Wind, pandemic alter Gignilliat ride

Jan Garrison

No flags, no speaker


November 16, 2020

The high winds on Sunday afternoon didn’t stop the Gignilliat ride and ceremony, but the combination of the weather and coronavirus pandemic did force some alternations to the five-year-old event.

Members of Culver Academies' Black Horse Troop and Equestriennes rode from the Vaughn Equestrian Center to the Culver Masonic Cemetery on the southwest side of town to lay a wreath at the grave of Gen. Leigh Gignilliat.

It was the former commandant-turned-superintendent who brought horses to the boarding school in 1897, got the Black Horse Troop in its first Presidential Inaugural Parades in 1913 and 1917, and conducted the forerunner of the Veterans Day Ceremony at the Legion Memorial Building dedication in 1924.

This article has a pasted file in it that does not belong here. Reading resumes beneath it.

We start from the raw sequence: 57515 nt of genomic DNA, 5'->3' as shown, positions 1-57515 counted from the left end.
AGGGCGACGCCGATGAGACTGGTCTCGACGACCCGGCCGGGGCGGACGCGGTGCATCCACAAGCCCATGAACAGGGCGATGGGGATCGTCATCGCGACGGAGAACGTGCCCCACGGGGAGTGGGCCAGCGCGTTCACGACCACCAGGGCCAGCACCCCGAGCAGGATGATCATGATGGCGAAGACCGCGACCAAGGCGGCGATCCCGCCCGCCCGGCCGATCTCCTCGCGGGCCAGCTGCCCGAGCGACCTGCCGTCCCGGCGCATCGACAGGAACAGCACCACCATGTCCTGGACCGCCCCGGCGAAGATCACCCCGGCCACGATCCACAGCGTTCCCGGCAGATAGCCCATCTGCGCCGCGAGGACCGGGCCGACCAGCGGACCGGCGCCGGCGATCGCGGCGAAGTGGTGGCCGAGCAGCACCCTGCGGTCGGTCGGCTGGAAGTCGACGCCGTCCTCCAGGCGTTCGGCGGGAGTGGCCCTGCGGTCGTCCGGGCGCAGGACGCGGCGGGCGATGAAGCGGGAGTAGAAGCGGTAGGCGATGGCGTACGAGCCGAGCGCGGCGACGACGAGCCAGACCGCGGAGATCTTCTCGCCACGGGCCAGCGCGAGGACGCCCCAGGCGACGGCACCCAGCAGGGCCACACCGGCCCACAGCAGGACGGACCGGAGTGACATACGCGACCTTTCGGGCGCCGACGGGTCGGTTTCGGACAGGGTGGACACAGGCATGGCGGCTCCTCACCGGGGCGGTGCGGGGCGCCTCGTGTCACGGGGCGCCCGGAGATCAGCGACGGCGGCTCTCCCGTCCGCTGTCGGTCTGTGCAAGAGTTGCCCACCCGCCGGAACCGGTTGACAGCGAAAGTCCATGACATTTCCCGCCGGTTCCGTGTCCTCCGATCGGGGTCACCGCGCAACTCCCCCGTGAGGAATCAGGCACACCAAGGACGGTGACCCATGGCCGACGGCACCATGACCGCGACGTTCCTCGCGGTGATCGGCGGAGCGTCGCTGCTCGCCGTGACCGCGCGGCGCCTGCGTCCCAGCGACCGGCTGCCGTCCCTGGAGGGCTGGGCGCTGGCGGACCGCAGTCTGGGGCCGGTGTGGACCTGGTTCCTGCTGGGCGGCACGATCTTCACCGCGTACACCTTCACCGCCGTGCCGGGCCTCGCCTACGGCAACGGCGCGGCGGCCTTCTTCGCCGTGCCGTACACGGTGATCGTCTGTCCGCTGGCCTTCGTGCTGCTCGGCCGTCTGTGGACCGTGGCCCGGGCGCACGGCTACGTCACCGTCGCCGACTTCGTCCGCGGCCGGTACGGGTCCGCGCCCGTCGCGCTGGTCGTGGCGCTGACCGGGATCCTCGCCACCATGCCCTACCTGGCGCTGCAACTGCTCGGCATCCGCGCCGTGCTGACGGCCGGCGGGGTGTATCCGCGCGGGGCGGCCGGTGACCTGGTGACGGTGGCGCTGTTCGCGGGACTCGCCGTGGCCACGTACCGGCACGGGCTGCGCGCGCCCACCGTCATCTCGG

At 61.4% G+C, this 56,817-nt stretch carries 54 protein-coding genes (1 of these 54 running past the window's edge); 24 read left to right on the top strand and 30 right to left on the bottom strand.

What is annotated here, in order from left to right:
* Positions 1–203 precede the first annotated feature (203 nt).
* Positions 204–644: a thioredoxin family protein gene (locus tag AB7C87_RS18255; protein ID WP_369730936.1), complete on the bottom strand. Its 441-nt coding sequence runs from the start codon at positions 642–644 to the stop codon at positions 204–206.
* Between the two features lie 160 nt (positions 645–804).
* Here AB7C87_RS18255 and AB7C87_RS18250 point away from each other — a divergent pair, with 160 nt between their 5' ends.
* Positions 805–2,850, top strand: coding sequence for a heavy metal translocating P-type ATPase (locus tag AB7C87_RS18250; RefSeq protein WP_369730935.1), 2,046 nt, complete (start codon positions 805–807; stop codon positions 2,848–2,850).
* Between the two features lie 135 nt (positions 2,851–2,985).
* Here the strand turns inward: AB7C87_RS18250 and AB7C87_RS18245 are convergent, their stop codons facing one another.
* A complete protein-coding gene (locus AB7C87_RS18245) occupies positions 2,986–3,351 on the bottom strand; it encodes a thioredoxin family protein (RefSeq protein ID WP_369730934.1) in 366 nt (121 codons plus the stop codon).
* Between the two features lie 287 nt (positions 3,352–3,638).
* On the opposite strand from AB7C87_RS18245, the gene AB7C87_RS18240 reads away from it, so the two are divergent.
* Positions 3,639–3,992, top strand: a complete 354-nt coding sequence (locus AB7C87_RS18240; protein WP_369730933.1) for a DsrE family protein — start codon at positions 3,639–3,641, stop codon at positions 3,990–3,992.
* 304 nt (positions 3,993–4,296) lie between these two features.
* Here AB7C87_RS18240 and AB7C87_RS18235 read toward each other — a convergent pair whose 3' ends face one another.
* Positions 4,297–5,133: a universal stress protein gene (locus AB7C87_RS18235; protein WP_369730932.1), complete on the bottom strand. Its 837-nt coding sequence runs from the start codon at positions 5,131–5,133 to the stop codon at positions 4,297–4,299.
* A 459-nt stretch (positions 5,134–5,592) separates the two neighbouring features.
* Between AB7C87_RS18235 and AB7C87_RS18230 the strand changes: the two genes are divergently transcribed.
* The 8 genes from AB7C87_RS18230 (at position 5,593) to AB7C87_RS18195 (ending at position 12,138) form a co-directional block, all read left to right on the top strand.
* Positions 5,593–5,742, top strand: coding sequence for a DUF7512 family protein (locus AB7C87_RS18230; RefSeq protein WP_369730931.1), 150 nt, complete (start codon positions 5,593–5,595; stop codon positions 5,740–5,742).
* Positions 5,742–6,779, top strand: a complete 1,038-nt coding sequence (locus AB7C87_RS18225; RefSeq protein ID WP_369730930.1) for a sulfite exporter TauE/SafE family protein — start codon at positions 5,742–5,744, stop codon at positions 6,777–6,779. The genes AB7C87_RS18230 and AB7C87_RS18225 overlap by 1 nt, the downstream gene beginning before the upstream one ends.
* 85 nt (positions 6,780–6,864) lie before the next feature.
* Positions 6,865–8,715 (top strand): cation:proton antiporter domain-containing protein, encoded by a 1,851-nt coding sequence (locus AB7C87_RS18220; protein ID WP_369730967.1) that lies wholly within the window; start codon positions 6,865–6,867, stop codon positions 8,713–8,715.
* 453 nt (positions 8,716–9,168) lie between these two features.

The Equestriennes prepare to leave the Jud Little Riding Hall.


The parade and ceremony commemorate Gignilliat’s death on Oct. 30, 1952, as well as marking Veterans Day. Gignilliat is known for his work in preparing soldiers for World War I. His book, “Arms and the Boy,” goes into detail on that preparation. He also served during the war.

During an election year, the parade also serves as practice for the riders and horses under the same conditions they might experience on their potential ride down Pennsylvania Avenue in Washington, D.C. on Jan. 20.

But it is unlikely the riders will experience the wind gusts they faced on Sunday. The Troopers did not carry American flags as in years past because of the high winds. There was no featured speaker because of the social gathering time commitment.

The Troopers and Equestriennes also remained mounted during the laying of the wreath and the playing of taps, allowing their horses to provide the social distancing needed. Everyone wore face masks.

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